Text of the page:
Michael Edelson wrote:To focus a moment on the last item above, there is a cut in battodo called "dodan." You set up a bunch of double rolled mats horizontally and stack them one on top of the other, then you come up to it, measure yourself, cock all the way back (even bending over backwards) and see how many mats you can cut through on the way down. Now at first glance this would seem to have little to do with combat. After all, who is going to let you walk up to them, take a massive prestretch and cut? But that initial impression couldn't be further from the truth. Dodan is one of the most combatively applicable cuts I've ever done. As I understand dodan, its purpose is to test your grip as your sword passes through a massive and dense object...the human torso (there's probably lots more to it, but I'm fixated on this one aspect). If your grip is good, the sword will continue straight down and either stop in the target (if you run out of steam) or on the wooden stand below it. If your grip is flawed, you will lose control of the sword and it will torque inside the target.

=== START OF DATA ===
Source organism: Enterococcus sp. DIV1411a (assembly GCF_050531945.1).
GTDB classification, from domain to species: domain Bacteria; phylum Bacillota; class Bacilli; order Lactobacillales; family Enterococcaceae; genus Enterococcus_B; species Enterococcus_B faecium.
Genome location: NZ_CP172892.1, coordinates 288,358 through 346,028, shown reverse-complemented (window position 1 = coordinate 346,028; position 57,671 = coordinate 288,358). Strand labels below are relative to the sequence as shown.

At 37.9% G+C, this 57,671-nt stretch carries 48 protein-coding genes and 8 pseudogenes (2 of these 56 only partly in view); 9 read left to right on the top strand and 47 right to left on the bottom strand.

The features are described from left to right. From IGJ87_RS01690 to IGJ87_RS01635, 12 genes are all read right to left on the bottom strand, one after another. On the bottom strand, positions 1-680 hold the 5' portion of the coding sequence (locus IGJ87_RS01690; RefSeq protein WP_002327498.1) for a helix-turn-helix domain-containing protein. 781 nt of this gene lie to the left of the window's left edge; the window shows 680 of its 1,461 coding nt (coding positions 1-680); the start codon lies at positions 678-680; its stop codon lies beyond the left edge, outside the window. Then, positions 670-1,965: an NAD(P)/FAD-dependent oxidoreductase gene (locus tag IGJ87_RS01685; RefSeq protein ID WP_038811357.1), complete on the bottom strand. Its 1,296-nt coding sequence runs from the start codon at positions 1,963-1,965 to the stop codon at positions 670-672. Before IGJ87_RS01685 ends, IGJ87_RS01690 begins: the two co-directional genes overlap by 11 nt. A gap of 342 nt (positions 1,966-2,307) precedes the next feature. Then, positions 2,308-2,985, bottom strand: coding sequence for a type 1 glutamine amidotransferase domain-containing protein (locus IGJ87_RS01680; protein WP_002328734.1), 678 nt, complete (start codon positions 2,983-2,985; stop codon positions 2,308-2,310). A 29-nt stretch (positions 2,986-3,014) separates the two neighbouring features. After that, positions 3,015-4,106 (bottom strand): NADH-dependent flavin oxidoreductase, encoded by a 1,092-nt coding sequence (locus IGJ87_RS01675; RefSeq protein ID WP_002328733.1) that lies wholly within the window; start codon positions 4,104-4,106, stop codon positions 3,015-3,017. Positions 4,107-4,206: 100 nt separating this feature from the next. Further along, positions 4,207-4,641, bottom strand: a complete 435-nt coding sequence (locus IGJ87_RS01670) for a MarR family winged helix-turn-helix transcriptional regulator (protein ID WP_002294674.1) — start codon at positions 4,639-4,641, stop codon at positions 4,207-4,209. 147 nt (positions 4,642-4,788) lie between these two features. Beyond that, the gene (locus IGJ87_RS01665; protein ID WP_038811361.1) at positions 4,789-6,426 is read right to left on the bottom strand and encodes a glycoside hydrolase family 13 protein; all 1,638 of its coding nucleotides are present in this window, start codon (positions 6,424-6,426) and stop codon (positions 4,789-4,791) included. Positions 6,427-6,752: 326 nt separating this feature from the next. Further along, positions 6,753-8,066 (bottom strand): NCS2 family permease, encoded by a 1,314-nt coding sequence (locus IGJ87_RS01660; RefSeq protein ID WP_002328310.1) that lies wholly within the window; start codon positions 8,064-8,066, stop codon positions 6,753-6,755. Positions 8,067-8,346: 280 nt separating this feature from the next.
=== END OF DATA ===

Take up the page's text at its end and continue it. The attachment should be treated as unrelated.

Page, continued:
No quarrel meant with you sir, but I fail to realise why dodan is combatively applicable. Honestly, it just seems like an old Reinhardt-stunt to me. Plus may I point out that there is not a single reference to test/target-cutting in any Fechtbuch.
Michael Edelson wrote:Or we can just listen to Dobringer. The only text source in the medieval German tradition that tells us how to grip the sword (when striking, as opposed to when doing binding actions/close work) tells us very specifically not to grip the pommel.
That is quite true and by it nature as coming from a primary source, it deserves our respectful consideration.